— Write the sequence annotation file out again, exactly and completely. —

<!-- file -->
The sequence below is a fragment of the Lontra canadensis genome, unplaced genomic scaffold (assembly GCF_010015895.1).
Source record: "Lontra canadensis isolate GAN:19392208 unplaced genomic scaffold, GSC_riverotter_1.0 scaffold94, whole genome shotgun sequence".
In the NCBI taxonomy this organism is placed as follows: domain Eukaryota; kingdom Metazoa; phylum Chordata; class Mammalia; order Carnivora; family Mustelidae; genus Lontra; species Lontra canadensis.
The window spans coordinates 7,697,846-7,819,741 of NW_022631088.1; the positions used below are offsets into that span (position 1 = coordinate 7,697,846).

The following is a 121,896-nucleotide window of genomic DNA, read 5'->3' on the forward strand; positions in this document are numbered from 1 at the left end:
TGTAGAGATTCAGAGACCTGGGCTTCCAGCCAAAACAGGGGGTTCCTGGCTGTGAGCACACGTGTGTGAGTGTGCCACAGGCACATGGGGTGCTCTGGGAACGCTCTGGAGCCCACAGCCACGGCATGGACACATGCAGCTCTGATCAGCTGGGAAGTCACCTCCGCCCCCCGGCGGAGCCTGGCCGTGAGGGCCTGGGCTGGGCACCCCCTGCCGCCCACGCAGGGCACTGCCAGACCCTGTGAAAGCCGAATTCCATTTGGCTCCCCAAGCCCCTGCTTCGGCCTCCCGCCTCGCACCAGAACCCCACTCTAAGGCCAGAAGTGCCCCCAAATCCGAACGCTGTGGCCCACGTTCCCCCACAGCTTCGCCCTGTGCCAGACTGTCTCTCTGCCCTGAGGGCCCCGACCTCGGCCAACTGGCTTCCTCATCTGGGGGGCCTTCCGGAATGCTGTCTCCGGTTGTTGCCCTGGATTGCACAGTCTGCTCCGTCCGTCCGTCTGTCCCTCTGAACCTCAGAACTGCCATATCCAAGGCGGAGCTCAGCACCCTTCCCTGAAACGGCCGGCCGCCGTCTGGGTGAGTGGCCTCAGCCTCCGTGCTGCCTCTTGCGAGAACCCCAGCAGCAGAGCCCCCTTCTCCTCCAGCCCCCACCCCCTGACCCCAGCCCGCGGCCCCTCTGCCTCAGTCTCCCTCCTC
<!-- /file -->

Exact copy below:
The sequence below is a fragment of the Lontra canadensis genome, unplaced genomic scaffold (assembly GCF_010015895.1).
Source record: "Lontra canadensis isolate GAN:19392208 unplaced genomic scaffold, GSC_riverotter_1.0 scaffold94, whole genome shotgun sequence".
In the NCBI taxonomy this organism is placed as follows: domain Eukaryota; kingdom Metazoa; phylum Chordata; class Mammalia; order Carnivora; family Mustelidae; genus Lontra; species Lontra canadensis.
The window spans coordinates 7,697,846-7,819,741 of NW_022631088.1; the positions used below are offsets into that span (position 1 = coordinate 7,697,846).

The following is a 121,896-nucleotide window of genomic DNA, read 5'->3' on the forward strand; positions in this document are numbered from 1 at the left end:
TGTAGAGATTCAGAGACCTGGGCTTCCAGCCAAAACAGGGGGTTCCTGGCTGTGAGCACACGTGTGTGAGTGTGCCACAGGCACATGGGGTGCTCTGGGAACGCTCTGGAGCCCACAGCCACGGCATGGACACATGCAGCTCTGATCAGCTGGGAAGTCACCTCCGCCCCCCGGCGGAGCCTGGCCGTGAGGGCCTGGGCTGGGCACCCCCTGCCGCCCACGCAGGGCACTGCCAGACCCTGTGAAAGCCGAATTCCATTTGGCTCCCCAAGCCCCTGCTTCGGCCTCCCGCCTCGCACCAGAACCCCACTCTAAGGCCAGAAGTGCCCCCAAATCCGAACGCTGTGGCCCACGTTCCCCCACAGCTTCGCCCTGTGCCAGACTGTCTCTCTGCCCTGAGGGCCCCGACCTCGGCCAACTGGCTTCCTCATCTGGGGGGCCTTCCGGAATGCTGTCTCCGGTTGTTGCCCTGGATTGCACAGTCTGCTCCGTCCGTCCGTCTGTCCCTCTGAACCTCAGAACTGCCATATCCAAGGCGGAGCTCAGCACCCTTCCCTGAAACGGCCGGCCGCCGTCTGGGTGAGTGGCCTCAGCCTCCGTGCTGCCTCTTGCGAGAACCCCAGCAGCAGAGCCCCCTTCTCCTCCAGCCCCCACCCCCTGACCCCAGCCCGCGGCCCCTCTGCCTCAGTCTCCCTCCTC